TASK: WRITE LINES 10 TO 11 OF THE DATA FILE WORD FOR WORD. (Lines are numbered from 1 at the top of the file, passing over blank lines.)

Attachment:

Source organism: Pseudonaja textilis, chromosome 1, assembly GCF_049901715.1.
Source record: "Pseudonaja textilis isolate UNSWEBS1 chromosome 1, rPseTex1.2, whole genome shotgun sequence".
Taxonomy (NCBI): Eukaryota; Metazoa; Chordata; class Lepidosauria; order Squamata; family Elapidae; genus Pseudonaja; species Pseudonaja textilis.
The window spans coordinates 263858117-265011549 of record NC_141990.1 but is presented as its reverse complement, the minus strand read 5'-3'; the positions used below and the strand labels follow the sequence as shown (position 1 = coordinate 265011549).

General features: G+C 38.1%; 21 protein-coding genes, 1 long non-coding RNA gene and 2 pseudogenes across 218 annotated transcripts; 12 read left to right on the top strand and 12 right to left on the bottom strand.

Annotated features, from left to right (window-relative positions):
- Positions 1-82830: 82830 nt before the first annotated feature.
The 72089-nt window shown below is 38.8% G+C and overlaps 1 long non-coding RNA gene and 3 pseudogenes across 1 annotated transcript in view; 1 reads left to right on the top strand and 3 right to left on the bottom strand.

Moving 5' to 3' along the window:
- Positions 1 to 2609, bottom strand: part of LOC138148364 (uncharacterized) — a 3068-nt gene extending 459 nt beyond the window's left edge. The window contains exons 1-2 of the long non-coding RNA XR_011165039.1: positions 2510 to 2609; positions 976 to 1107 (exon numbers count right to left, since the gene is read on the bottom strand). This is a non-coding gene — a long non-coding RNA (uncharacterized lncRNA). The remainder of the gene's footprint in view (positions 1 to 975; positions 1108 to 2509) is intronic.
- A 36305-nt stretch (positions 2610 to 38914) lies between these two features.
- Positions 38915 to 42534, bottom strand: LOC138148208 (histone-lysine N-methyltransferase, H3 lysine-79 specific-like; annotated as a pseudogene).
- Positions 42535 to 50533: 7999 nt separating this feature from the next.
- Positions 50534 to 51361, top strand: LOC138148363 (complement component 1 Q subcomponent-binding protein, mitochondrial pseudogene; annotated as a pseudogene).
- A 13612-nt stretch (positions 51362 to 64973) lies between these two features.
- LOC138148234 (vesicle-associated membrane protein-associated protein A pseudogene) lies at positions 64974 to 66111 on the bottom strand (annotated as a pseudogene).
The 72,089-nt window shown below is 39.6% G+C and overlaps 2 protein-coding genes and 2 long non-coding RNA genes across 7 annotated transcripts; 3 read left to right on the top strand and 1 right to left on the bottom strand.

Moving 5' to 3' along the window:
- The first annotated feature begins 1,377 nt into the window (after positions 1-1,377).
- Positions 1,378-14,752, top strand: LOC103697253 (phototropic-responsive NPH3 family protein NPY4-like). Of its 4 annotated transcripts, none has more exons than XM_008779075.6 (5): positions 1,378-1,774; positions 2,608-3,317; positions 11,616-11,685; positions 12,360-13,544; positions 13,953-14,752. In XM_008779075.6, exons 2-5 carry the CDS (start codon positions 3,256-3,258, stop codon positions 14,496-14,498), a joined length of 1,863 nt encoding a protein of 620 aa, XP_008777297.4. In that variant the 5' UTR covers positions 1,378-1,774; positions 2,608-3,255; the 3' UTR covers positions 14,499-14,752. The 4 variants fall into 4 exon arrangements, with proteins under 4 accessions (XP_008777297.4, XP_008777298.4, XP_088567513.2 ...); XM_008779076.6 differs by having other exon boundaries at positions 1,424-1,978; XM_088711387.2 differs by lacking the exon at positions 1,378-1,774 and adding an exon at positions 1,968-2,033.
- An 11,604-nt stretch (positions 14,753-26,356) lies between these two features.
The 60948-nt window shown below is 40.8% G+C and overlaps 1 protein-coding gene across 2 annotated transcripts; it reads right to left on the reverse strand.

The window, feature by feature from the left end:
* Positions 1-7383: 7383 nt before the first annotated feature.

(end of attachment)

- Positions 1 to 2609, bottom strand: part of LOC138148364 (uncharacterized) — a 3068-nt gene extending 459 nt beyond the window's left edge. The window contains exons 1-2 of the long non-coding RNA XR_011165039.1: positions 2510 to 2609; positions 976 to 1107 (exon numbers count right to left, since the gene is read on the bottom strand). This is a non-coding gene — a long non-coding RNA (uncharacterized lncRNA). The remainder of the gene's footprint in view (positions 1 to 975; positions 1108 to 2509) is intronic.
- A 36305-nt stretch (positions 2610 to 38914) lies between these two features.